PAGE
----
Market Street redevelopment

Market street gets a much-needed makeover

A few months ago, I wrote about the revitalization of the St Lawrence North Market. However, further south, Market Street - the street that runs along the west side of the St. Lawrence South Market - is looking a little sad and rundown. This is set to change as a private developer has bought the buildings that line the street and plans to give the area a much-needed jolt of energy.

Looking south on Market Street

The plans have some strong positives. The LCBO that is currently at 87 Front Street will be expanded into the second floor of 10-12 Market Street (the former home of the Old Fish Market restaurant). The LCBO will be the main anchor tenant after the renovation is completed. Unfortunately, although 10-12 Market Street's facade will be saved, the rest of the building will be demolished and rebuilt. Below the LCBO will be spaces for what is hoped will be several new restaurant tenants.

The old Fish Market Restaurant

Both the 8 Market Street building and the 87 Front Street buildings will be largely unchanged. But, a new two-storey building will be built at 118 The Esplanade (it is currently a garage). This building is also expected to house a restaurant tenant on its two floors.

Current building at 118 The Esplanade

The developer is in preliminary talks with the city to come up with a way to allow for more patio space for the planned restaurants - perhaps by expanding the sidewalks or by making the street pedestrian-only. A more inviting pedestrian space would also help connect the street with the Market Lane park on the north side of Front Street. Reducing the street's lanes or making it pedestrian-only may not be particularly difficult since the street is largely traffic-free already.

Conceptual rendering of a Pedestrian-only Market Street

The developer, Woodcliffe Properties, has experience in these sorts of "surgical" development operations where new buildings, renovation and restoration are mixed to create a new urban area. They are behind the renovation that produced the Summerhill LCBO, and they are currently renovating and expanding a row of stores immediately to the south of that store.

I spoke to Michael Taylor of

New Building on the site of the Garage

Taylor Smyth architects about the development. Taylor Smyth is the base building architects for the renovation of 10-12 Market Street and the new building on the Esplanade.Taylor described how the new building will be made of red sandstone, which is a nod to the colour scheme of the surrounding buildings. The ground floors of both 10-12 Market and Esplanade will be largely glassed in spaces that can be easily opened in warmer months to create a strong connection between the inside and outside of these buildings. The pillars between the glass doors on the Esplanade building will be crafted out of Algonquin limestone.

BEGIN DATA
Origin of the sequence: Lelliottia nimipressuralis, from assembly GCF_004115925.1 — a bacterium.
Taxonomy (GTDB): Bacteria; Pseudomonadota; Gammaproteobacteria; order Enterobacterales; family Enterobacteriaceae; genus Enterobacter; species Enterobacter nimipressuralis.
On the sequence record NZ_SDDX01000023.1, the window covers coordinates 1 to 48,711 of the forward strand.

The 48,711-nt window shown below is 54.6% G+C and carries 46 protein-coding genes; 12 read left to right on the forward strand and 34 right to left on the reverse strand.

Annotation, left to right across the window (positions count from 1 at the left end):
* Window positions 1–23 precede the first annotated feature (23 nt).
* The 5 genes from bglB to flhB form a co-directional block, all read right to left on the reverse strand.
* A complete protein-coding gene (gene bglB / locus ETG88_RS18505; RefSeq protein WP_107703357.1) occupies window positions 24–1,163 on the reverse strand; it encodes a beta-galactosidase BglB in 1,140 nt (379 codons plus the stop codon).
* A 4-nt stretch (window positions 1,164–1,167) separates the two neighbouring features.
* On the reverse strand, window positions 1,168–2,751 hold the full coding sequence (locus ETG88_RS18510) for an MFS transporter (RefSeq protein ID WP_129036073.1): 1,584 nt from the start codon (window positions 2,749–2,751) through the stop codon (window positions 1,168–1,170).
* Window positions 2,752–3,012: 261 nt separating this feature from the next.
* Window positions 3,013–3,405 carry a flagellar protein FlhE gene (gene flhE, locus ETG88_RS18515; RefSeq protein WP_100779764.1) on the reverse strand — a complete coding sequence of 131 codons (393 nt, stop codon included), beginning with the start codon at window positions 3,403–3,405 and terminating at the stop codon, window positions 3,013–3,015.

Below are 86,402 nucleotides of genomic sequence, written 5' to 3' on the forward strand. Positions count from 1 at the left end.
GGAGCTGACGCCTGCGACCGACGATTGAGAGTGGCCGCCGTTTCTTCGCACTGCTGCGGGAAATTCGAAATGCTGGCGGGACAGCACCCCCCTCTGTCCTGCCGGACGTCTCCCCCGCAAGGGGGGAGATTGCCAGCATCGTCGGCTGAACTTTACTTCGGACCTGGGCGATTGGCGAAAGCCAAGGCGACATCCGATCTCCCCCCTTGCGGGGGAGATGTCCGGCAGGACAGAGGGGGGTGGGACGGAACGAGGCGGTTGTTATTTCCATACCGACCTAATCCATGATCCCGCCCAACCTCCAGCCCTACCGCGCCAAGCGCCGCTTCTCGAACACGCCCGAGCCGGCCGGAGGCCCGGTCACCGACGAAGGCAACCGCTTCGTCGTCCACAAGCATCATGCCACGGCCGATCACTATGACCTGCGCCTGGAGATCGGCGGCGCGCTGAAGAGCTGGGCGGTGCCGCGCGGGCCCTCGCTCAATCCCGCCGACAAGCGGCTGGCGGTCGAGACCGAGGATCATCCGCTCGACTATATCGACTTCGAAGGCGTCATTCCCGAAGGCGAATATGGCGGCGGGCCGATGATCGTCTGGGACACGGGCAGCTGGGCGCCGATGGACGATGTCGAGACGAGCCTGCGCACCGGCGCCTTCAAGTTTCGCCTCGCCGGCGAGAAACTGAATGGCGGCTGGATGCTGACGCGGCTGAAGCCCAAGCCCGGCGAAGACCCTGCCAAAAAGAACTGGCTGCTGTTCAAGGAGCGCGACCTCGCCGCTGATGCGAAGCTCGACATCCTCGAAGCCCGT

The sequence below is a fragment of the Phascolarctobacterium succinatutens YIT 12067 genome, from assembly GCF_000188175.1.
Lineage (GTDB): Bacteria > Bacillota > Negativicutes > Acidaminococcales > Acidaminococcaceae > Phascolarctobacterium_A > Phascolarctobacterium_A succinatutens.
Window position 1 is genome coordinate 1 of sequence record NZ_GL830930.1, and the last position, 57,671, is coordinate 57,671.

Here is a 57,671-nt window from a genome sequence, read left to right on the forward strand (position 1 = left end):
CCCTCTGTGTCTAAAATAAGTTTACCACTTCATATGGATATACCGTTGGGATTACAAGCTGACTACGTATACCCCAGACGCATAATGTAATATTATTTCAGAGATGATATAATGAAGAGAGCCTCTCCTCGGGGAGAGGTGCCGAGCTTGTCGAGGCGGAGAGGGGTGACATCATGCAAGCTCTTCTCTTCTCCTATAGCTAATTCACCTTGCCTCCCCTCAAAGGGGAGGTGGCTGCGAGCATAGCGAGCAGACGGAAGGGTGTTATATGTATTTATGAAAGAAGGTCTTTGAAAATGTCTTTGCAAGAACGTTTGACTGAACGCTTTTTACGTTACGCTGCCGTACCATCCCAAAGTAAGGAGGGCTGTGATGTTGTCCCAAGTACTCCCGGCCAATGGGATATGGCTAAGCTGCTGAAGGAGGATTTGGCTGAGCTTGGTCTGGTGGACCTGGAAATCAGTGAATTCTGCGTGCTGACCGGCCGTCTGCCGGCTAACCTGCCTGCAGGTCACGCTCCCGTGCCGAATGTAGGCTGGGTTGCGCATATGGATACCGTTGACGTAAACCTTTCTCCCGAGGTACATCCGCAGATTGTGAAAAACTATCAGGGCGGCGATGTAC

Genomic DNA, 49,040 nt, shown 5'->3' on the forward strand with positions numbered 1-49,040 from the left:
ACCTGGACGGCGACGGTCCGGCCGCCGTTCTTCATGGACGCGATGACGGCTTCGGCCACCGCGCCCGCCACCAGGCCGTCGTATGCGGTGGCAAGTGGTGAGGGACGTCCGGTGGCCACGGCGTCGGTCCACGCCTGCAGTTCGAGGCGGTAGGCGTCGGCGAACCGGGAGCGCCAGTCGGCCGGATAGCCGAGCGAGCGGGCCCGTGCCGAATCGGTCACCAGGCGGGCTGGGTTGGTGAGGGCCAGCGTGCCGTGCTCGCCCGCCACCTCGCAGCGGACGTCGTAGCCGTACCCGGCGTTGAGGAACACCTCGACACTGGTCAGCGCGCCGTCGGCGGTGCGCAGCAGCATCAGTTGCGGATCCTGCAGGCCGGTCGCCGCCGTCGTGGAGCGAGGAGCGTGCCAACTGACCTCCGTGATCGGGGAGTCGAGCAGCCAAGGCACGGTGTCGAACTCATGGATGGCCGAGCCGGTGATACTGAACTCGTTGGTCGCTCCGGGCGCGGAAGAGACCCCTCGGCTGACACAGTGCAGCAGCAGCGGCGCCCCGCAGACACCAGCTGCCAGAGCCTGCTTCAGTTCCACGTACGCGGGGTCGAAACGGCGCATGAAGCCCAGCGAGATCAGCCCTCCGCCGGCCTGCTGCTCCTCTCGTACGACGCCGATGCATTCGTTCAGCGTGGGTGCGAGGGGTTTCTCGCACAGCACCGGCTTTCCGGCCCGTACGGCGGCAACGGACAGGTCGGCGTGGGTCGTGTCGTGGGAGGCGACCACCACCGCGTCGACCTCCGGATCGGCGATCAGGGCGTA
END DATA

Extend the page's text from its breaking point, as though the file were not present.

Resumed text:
The design of the new building is similar to Taylor Smyth's other projects: a sober and elegant neo-modernism. Taylor said that they wanted to make the new building one half of a symbolic gate post (the other being the South Market building itself) for the emerging market district. They purposely didn't mimic the older buildings in the area because to do so would mean that everything good was created a hundred years ago, and that there is "nothing new to add." Instead, their design is meant to make connections with the older buildings without ignoring its own place in design history.

Hoarding has started to go up around the site of the new building, and the developer is in the process of getting their building permits from the city. Construction is planned to be completed by 2011, but nothing can be promised. All in all, the project looks like a promising development for the area, with the sort of care for heritage, encouragement of urban vitality and development of new design that should be encouraged.

What do you think of the plans? Would you do anything differently?

Join the conversation Load comments

Latest in City

A mother is hiding little painted rocks around Toronto in memory of her daughter

Toronto speed enforcement cameras ready to catch drivers in these 50 new locations

Toronto police hailed as heroes after saving man dangling from window of high-rise

Toronto cancels CNE and all other major events for the second summer in a row

These are the vaccination rates in Toronto by neighbourhood

A neighbourhood depot for free food had to be shut down after somebody complained

These are the rules for the Victoria Day long weekend in Ontario during lockdown

At least 21 Toronto stores have been robbed and vandalized in the last month